This time, the bottom line is not budging. The Cincinnati Reds have no fudge factor where Fred McGriff's finances are concerned. They will not add the Atlanta slugger to the payroll unless there are comparable subtractions.
''We're not going to change the budget,'' Managing Executive John Allen reiterated Wednesday. ''If we get down to August and we're three games in front and we need a middle reliever, maybe we'd do something. But we're not going to revisit it going into the season.''
The court of appeals is closed. Used to be, Reds General Manager Jim Bowden could always sell Marge Schott on the necessity of adding one more big salary to put her team over the top. For a first baseman of McGriff's stature, it might not have been such a hard sell.
No RBI production since Perez
But change has come to Riverfront Stadium. Oops, Cinergy Field. Schott's authority has been greatly reduced, and the Reds' cash reserves have been largely depleted. Unless he should win the lottery, Allen has no alternative but austerity.
The Reds could swap second baseman Bret Boone for McGriff right now, but they must first find some club willing to absorb the $3.1 million salary of incumbent first baseman Hal Morris. Either that, or Bowden must persuade the Braves to help subsidize McGriff's $5 million paycheck.
It is a daunting task, but Bowden is encouraged to keep trying. Fred McGriff is worth the trouble.
Next Monday marks the 20th anniversary of the Reds' regrettable trade of Tony Perez to the Montreal Expos. For two decades, the home team has been unable to locate an adequate replacement.
Dan Driessen was dependable. Pete Rose was prolific. Nick Esasky was strong. Todd Benzinger was quotable. Hal Morris is handy. But Fred McGriff would be the Reds' first first baseman since Perez who fits the profile of a first baseman. That is, he drives in runs.
Reds go against blueprint
Since 1977, the Reds' regular first baseman has exceeded 80 runs batted in only once - in 1977. The average output has been 59 RBI. By the production standards of the position, this is pathetic.
During this same 20-year span, Eddie Murray has driven home 1899 runs, an average of 95 per season. McGriff, who made his major-league debut in 1986, has averaged 91 RBI for 10 years.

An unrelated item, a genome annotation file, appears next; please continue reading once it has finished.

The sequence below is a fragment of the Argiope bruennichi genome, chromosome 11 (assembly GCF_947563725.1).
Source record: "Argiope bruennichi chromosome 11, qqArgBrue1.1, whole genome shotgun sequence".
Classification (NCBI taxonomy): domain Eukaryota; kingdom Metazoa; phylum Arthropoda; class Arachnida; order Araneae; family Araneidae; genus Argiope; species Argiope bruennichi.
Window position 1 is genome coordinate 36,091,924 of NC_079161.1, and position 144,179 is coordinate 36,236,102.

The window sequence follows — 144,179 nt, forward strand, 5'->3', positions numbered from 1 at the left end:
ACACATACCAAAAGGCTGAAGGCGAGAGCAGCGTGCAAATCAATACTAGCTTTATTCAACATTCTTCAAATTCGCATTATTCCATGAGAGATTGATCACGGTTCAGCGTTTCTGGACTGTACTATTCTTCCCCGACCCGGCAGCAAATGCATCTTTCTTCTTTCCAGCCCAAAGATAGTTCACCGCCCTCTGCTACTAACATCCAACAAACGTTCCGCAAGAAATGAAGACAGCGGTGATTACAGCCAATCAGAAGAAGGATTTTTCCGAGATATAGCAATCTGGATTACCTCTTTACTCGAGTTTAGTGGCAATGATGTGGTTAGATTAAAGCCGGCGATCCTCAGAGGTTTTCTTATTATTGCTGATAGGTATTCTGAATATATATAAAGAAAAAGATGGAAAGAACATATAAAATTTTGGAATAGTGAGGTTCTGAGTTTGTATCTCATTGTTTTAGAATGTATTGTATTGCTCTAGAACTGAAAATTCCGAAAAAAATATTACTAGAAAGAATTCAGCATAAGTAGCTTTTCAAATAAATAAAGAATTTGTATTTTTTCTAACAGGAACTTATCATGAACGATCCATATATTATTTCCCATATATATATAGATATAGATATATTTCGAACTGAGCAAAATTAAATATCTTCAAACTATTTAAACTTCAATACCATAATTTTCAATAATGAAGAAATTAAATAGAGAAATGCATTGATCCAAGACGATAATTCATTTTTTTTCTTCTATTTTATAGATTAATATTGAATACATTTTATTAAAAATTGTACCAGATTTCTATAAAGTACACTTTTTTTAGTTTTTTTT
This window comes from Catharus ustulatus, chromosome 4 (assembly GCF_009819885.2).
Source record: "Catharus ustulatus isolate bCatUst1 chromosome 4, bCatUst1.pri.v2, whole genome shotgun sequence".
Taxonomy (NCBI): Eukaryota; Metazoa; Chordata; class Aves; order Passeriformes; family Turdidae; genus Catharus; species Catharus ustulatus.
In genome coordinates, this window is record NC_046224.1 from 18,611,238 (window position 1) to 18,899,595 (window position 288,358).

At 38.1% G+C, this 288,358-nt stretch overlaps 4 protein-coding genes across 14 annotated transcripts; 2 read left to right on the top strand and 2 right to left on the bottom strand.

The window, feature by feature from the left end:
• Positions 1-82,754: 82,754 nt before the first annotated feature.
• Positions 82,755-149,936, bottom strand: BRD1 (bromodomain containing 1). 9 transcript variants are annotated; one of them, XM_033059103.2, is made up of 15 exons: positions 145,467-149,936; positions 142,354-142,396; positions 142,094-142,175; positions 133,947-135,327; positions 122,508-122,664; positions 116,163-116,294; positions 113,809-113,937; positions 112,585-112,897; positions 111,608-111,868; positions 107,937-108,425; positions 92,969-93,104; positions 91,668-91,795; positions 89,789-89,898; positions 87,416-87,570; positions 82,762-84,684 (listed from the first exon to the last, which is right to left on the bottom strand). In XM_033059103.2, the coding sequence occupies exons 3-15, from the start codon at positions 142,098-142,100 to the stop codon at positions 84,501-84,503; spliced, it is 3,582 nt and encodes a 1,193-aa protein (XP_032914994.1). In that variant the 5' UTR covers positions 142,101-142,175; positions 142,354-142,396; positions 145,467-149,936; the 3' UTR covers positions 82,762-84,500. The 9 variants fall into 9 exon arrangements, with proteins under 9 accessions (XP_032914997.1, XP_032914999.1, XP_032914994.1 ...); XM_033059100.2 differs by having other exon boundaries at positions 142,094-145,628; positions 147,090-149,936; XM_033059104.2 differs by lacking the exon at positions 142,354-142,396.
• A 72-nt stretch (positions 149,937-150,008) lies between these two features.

The basic blueprint for success in the big leagues calls for solid defense up the middle and power on the corners. There are always exceptions; the Reds and Yankees have each won a World Series with Mariano Duncan at second base. Still, first basemen have been paid primarily for their power since Lou Gehrig was the luckiest man on the face of the earth.
Fred McGriff was one of 10 major-league first basemen to drive in 100 runs in 1996. He is not the best of the lot - that would be Frank Thomas, or maybe Mo Vaughn - but he is the only one who is readily available. As such, he is a player who should be pursued to the extent of the law.
''McGriff,'' Bowden said recently, ''just does so much for you.''
What he would do for the Reds would be to bring left-handed balance to a predominantly right-handed lineup, and force pitchers to deal more directly with Barry Larkin with runners on base.
A big bat in the middle of the lineup makes a resounding ripple. Presumably, it also puts people in the park. This was the thinking, anyway, when the Chicago White Sox signed Albert Belle for $10 million per annum.
The Reds, of necessity, are thinking differently. Their ''major announcement'' Wednesday related to ''RedsFest,'' an autograph show aimed at reclaiming disaffected fans. The concept is commendable, the gesture long overdue, but fans who thought the press conference was called to disclose a deal were bound to be disappointed.
''I'm not writing off '97 because we have a low budget,'' John Allen said. ''I think we're going to be competitive.''
With Fred McGriff, though, there would be no doubt.